One of our intriguing findings was that all patients with glaucoma had intraocular pressure less than 22 mm Hg, otherwise known as low-tension glaucoma.27 Previous studies have shown that low-tension glaucoma may account for up to 69% of all glaucoma in patients with glaucoma.27 In our results, the proportion was even higher (100%). Only 1 study, a recent investigation with Japanese participants, had a similar proportion of low-tension glaucoma (92%).28 We also found a low prevalence of ocular hypertension (0.004%), which is present in approximately 5% of individuals older than 40 years in the US population.29 The Los Angeles Latino Eye Study found ocular hypertension in 3.6% of Latinos.30 The high prevalence of low-tension glaucoma and the low prevalence of ocular hypertension found in our study indicate a need for further analysis in AIAN populations of ocular factors (corneal thickness, intraocular pressure, optic disc characteristics) and risk factors for glaucoma (systemic hypertension, diabetes).
The results of our study show similarities with and differences from the results of other vision studies in AIAN populations, which have mostly consisted of chart reviews or convenience samples at a local village. In particular, angle-closure glaucoma was not found in our study but has been found to be a common cause of blindness in Alaskan Eskimos by previous studies.7,8 Diabetic retinopathy was a common eye condition in our study but not a common cause of visual impairment, a finding that contrasts with studies in Navajos and Pima Indians.6,31,32 We found no cases of psuedoexfoliation, a risk factor for open-angle glaucoma, a finding contrary to results among Navajo Indians, among whom 38% of persons 60 years and older had psuedoexfoliation.33 However, our results are similar to those of other studies of AIAN populations that showed cataracts to be a common cause of visual impairment.32 To our knowledge, age-related maculopathy has not been shown to be a common cause of visual impairment in AIAN populations. Overall, these findings suggest heterogeneity in AIAN populations that is probably related to variations in genetics, environment, diet, and other factors.
We found a great need for eyeglasses in the study population. Eighteen percent of participants had distance vision worse than 20/40, and approximately 30% had near vision worse than Jaeger 4 (20/40 for near vision) owing to undercorrected refractive error. The need for eyeglasses for distance vision (18%) was more common than that found by the Baltimore Eye Study (Blacks, 6.5%; Whites, 7.8%).1 This finding could be related to underuse of eye care providers or the known high prevalence of astigmatism in AIAN populations.34–37 Poor vision from refractive error restricts otherwise healthy individuals from succeeding in educational endeavors and employment opportunities, propagating low educational attainment and poverty; it limits social interaction that requires good distance vision and artisan work that requires good near vision, work such as beadwork and jewelry making. Future interventions addressing vision should include the provision of spectacles for refractive error.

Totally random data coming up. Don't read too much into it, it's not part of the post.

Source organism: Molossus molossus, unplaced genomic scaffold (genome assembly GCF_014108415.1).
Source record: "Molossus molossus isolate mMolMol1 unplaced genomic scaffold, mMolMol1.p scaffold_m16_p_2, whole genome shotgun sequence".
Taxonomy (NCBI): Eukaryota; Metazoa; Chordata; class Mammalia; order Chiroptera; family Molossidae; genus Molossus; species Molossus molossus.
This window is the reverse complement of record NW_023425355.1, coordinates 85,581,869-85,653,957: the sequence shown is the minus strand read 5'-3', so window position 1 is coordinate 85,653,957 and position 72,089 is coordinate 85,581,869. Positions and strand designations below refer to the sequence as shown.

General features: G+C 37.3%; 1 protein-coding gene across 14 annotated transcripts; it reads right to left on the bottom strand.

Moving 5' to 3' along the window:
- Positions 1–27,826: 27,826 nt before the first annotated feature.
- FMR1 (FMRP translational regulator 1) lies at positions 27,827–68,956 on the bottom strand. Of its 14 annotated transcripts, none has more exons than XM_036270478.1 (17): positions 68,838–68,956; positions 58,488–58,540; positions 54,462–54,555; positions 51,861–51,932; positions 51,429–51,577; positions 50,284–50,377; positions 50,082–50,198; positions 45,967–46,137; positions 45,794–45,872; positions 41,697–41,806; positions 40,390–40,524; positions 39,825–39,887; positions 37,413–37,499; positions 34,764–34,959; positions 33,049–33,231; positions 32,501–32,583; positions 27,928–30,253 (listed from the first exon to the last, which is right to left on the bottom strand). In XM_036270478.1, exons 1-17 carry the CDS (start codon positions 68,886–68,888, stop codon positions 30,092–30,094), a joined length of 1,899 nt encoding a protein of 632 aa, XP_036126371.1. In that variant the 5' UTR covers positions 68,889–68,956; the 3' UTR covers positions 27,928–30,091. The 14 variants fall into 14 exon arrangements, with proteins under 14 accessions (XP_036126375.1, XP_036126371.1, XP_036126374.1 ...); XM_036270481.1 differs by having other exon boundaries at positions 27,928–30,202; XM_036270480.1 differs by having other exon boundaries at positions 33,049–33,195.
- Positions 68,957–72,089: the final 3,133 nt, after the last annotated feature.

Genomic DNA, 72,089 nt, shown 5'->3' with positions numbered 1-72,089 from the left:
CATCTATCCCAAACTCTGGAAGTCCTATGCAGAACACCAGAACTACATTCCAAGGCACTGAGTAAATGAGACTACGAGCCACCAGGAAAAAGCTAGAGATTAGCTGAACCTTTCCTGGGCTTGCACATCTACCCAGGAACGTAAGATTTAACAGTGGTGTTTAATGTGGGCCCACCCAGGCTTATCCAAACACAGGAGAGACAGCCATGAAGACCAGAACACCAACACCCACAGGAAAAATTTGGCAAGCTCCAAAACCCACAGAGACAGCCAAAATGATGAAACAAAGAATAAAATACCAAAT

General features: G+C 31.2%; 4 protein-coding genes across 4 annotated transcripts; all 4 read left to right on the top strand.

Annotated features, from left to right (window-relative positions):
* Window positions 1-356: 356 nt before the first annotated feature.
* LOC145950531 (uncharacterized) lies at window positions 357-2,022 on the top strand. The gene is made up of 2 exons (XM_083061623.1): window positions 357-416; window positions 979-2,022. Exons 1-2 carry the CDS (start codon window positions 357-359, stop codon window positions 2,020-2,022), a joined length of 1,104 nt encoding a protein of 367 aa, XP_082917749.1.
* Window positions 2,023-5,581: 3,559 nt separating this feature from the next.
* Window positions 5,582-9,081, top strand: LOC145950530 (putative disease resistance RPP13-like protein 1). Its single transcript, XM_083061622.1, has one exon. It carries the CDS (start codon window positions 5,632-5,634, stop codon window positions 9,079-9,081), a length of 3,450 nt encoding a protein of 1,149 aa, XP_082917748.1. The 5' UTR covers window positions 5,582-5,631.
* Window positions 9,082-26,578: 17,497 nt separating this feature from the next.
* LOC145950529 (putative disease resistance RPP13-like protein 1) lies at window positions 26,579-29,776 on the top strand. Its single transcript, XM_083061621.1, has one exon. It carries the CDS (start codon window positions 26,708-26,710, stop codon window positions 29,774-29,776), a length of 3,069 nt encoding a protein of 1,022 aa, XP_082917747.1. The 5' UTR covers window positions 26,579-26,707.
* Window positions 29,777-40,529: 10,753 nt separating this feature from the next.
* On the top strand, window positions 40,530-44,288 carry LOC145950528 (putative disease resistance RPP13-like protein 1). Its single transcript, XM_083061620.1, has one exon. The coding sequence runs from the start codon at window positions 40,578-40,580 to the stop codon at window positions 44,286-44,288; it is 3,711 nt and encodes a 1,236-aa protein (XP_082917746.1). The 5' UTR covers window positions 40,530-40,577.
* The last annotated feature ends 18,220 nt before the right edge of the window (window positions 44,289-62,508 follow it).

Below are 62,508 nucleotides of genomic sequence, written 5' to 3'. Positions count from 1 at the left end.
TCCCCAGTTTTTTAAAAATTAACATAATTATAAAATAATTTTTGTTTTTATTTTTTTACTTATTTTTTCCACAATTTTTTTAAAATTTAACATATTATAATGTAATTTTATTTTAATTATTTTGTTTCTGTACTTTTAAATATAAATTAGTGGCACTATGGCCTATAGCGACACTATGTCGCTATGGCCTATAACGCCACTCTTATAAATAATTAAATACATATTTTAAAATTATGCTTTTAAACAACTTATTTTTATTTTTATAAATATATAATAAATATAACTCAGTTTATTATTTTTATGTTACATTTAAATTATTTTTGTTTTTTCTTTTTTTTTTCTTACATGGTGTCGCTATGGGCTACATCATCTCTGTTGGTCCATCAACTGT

We found a high prevalence of diagnosed and undiagnosed diabetes among our study population. Similarly, high blood pressure (defined as systolic blood pressure >135 mm Hg or diastolic pressure > 85 mm Hg) was common. Our finding of a high prevalence of undiagnosed hypertension should be viewed with caution, because a high proportion of cases may have been “white coat” hypertension, caused by anxiety experienced while answering a questionnaire and undergoing multiple tests. Follow-up and further analysis of participants with undiagnosed hypertension is warranted.
Our pilot study showed a higher prevalence of visual impairment and low-tension glaucoma among American Indians/Alaska Natives compared with among other racial and ethnic groups. American Indians/Alaska Natives have an unmet need for vision correction. Interventions for vision among American Indians/Alaska Natives may include provision of spectacles for refractive error, detection of glaucoma, and prevention of visual impairment from cataracts and age-related maculopathy. Future studies will require larger sample sizes to increase the accuracy of prevalence estimates in AIAN populations.
Note. NPDR = nonproliferative diabetic retinopathy; IRMA = intraretinal microvascular angiopathy; PDR = proliferative diabetic retinopathy; CSME = clinically significant diabetic macular edema; ARM = age-related maculopathy; GON = glaucomatous optic neuropathy; IOP = intraocular pressure; OHTN = ocular hypertension; PACS = primary angle-closure suspect; PAC = primary angle closure; PACG = primary angle-closure glaucoma; LOCSIII = Lens Opacity Classification System III. Note. HS = high school; GED = general equivalency diploma; AIAN = American Indian/Alaska Native. aAccording to 2001 federal poverty level.24